Avant-garde: Every time I hear the phrase used to overpraise, I think of the late, great downtown playwright Charles Ludlam and his modernized version of Molière’s Le Bourgeois Gentilhomme, which he retitled Le Bourgeois Avant-Garde. It features a rich art collector who always asks his gallery owner about a prospective purchase: “But is it … [grandly] avant-garde?”
Let’s face it: The graphic novel (with the exception of R. Crumb and Art Spiegelman and a few others), superhero mythology and the Cinema of Stupidity with which it’s often linked, have become our era’s bourgeois avant-garde.
It is precisely this bourgeois avant-garde pretension that is the difference between the Cinema of Stupidity and plain old stupid movies. I enjoy many plain old stupid movies-Harold and Kumar Go to White Castle, The Big Bounce, Zoolander-enjoy them even though I know they’re stupid. No, the Cinema of Stupidity is stupidity with Pretensions. Stupidity with Attitude. Stupidity as an Aesthetic Statement. Stupidity posing as a virtue. Sometimes even stupidity posing as spirituality: the martial-arts elements that give Kill Bill’s stupidity the false patina of Eastern Wisdom. (Mr. Miyagi: Live Like Him!)
I think one can trace the origin of the Cinema of Stupidity to the wrong turn Quentin Tarantino took after Pulp Fiction.
I’m a major fan of Pulp Fiction. I found it so smart, such a breath of fresh air, ingenuity, unconventionality and pure cinematic delight. I loved the effortless, unstrained way it played off pop-culture imagery (the “Royale with cheese” and the Big Kahuna Burger) with philosophical and theological subtexts. (I’m sure you all recall my exegesis of the idea of evil in Pulp Fiction in The New York Times Magazine of June 4, 1995.) And I once compared Mr. Tarantino’s close reading of ethical dilemmas to Jane Austen’s (in an essay reprinted in my collection, The Secret Parts of Fortune). Jules and Vincent’s discussion of the ethical complexities of giving a foot massage to the boss’ wife (while they’re waiting to blow away the drug dealers), for instance: like Austen, there’s a similar preoccupation with the correct way to behave, a microscopic focus on the fine distinctions and fraught decisions that social relationships call for.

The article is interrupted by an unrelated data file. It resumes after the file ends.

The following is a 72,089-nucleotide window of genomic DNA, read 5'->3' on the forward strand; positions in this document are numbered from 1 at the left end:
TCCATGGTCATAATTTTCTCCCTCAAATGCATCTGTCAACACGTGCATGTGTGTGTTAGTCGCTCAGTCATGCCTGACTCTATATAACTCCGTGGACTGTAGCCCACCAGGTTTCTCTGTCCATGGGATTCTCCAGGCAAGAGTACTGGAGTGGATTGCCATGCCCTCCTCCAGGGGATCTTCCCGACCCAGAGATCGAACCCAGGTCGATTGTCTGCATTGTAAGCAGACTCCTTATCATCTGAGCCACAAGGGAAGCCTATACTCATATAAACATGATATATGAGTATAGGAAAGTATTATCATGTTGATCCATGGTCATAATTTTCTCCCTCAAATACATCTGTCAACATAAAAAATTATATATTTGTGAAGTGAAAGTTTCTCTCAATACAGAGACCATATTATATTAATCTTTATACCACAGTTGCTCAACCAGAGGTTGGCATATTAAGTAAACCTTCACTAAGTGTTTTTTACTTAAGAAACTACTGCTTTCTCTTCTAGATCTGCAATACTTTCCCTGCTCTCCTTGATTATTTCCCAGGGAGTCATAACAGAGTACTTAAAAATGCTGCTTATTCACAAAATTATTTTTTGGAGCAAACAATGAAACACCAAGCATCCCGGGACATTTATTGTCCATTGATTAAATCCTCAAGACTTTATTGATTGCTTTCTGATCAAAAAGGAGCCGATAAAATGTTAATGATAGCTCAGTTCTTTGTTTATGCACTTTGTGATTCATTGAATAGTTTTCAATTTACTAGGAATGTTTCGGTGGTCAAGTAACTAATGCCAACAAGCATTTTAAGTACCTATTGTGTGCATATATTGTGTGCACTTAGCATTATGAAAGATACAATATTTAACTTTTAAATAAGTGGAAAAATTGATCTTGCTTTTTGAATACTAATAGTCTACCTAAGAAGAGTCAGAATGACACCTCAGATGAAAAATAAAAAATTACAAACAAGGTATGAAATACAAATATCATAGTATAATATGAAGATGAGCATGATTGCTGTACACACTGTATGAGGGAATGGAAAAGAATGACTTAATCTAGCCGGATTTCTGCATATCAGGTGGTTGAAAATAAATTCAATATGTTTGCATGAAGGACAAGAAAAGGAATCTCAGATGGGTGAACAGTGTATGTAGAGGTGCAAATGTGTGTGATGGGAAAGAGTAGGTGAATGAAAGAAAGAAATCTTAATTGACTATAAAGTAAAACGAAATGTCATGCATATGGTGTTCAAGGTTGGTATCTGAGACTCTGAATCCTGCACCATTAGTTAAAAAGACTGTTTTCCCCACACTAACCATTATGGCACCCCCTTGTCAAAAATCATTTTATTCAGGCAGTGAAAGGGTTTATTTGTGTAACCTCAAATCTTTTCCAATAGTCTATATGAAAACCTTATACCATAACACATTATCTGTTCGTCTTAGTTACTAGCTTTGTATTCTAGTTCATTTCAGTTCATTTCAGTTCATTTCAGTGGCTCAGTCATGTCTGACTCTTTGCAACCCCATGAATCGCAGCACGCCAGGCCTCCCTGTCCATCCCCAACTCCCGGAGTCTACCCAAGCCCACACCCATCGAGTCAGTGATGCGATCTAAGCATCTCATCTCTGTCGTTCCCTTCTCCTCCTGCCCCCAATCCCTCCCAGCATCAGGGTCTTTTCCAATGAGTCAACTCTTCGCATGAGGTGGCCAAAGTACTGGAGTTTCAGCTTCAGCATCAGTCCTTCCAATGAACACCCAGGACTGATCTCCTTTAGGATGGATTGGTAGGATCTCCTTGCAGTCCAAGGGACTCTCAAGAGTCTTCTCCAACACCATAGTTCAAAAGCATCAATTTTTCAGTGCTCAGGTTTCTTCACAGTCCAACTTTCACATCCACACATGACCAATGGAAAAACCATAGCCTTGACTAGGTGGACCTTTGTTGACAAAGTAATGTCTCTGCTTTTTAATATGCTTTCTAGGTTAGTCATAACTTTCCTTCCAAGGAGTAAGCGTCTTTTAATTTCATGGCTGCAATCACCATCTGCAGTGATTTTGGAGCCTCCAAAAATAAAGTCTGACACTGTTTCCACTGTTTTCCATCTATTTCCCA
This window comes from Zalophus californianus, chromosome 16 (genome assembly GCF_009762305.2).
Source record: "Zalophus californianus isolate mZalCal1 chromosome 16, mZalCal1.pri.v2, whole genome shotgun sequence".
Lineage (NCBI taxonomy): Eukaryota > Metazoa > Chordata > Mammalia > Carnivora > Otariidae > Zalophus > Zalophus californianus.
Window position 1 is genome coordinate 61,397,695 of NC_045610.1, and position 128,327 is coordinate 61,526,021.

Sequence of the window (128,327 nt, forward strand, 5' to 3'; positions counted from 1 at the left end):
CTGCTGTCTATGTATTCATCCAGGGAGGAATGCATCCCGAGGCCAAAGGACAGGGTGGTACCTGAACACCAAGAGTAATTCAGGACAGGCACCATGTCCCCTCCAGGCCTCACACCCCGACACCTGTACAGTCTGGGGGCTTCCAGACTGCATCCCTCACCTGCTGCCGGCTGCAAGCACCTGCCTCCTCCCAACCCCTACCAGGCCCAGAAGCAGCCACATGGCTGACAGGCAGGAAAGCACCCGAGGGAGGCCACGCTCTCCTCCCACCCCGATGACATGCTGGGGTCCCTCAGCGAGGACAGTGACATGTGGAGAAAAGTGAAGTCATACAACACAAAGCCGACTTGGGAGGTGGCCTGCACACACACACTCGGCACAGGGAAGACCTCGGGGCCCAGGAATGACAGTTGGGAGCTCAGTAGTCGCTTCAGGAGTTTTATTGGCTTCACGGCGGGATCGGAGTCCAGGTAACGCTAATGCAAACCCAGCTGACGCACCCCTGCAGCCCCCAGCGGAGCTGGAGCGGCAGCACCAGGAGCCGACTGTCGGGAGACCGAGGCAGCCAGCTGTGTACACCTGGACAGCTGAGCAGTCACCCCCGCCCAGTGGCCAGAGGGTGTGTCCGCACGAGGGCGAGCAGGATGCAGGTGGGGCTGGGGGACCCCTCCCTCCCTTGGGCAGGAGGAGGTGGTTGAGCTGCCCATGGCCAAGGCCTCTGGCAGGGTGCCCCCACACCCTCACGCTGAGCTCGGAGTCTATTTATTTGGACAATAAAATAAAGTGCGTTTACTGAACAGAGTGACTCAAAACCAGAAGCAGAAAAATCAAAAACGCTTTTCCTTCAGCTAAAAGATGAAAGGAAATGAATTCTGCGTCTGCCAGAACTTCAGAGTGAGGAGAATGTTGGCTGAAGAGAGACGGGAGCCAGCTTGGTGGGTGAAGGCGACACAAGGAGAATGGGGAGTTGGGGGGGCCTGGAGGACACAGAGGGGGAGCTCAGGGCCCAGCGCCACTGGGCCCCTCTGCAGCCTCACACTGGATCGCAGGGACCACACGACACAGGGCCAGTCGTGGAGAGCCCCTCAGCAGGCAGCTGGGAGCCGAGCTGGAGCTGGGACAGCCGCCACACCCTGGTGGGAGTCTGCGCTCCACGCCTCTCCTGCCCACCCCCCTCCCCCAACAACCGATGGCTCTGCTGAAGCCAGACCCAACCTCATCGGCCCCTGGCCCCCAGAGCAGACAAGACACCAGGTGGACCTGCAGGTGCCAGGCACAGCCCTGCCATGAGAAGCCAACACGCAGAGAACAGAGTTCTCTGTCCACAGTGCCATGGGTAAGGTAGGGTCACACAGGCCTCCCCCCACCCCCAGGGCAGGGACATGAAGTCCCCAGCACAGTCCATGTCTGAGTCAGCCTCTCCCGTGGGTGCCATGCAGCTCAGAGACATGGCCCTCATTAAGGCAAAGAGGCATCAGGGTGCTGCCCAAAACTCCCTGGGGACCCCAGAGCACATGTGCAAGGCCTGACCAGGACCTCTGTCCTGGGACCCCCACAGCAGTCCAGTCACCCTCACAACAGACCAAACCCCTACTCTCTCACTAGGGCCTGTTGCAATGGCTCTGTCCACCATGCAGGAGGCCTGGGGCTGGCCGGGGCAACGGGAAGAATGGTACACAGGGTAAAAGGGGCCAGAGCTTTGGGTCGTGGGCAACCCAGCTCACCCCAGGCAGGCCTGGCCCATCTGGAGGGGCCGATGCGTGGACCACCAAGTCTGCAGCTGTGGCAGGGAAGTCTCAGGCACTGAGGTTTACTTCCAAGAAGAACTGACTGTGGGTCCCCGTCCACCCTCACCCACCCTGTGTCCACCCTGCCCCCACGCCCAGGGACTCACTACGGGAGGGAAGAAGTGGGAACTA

There was something so energizing about Pulp Fiction’s inventiveness-and something so deeply deadening, so aesthetically brain-damaged about the Kill Bill, Sin City sensibility that replaced it.
Instead of going forward from Pulp Fiction when he could have done just about anything he wanted to do, he gave us a slightly-better-than-average genre picture (Jackie Brown) and then returned to the sensibility of his video-store-geek days, where it’s all about the referentiality.
It’s fascinating how worshipfully referentiality is treated by partisans of the bourgeois avant-garde. Because something in Kill Bill-get this-also appeared is some Hong Kong martial-arts film, or an Italian Western, or (be still my heart!) both, such precious referentiality-only obvious to those with the secret decoder rings-proves that we are witnessing great art. Zzzz.
I’ve been reading with some pleasure Kill Bill: The Unofficial Casebook by D.K. Holm. An insanely detailed annotation of virtually every second, every sight, every sound of the film. And every reference that every sight and every sound is said to make. I’ve been actually enjoying the Kinbotean annotations of every second of the script more than I enjoyed any second of the film. Mr. Holm is not a total fanboy; he is often witty and self-deprecating about the Kill Bill obsessional subculture and its many schisms (mostly over disputed matters of referentiality). The Casebook is the black hole of referentiality, referentiality taken to the max, and then taken one step more.
Here’s an entry:
“Time Code: 00:29:30
“Information: Music Cue, “Seven Notes in Black.”
“This is the theme from Lucio Fulci’s The Psychic (Seven Notes in Black), a giallo or Italian slasher film from 1977, composed by Franco Blixio.”
All in good fun-although maybe not. Not when you’re reminded, shortly before this, by the “annotation” on the “filthy tub of petroleum jelly,” as the Casebook calls it, that the scene in Kill Bill in which that great Lucio Fulci reference is made invokes the serial rape of a comatose woman, who’s been unconscious but sold for sexual abuse for four years by an orderly at her hospital.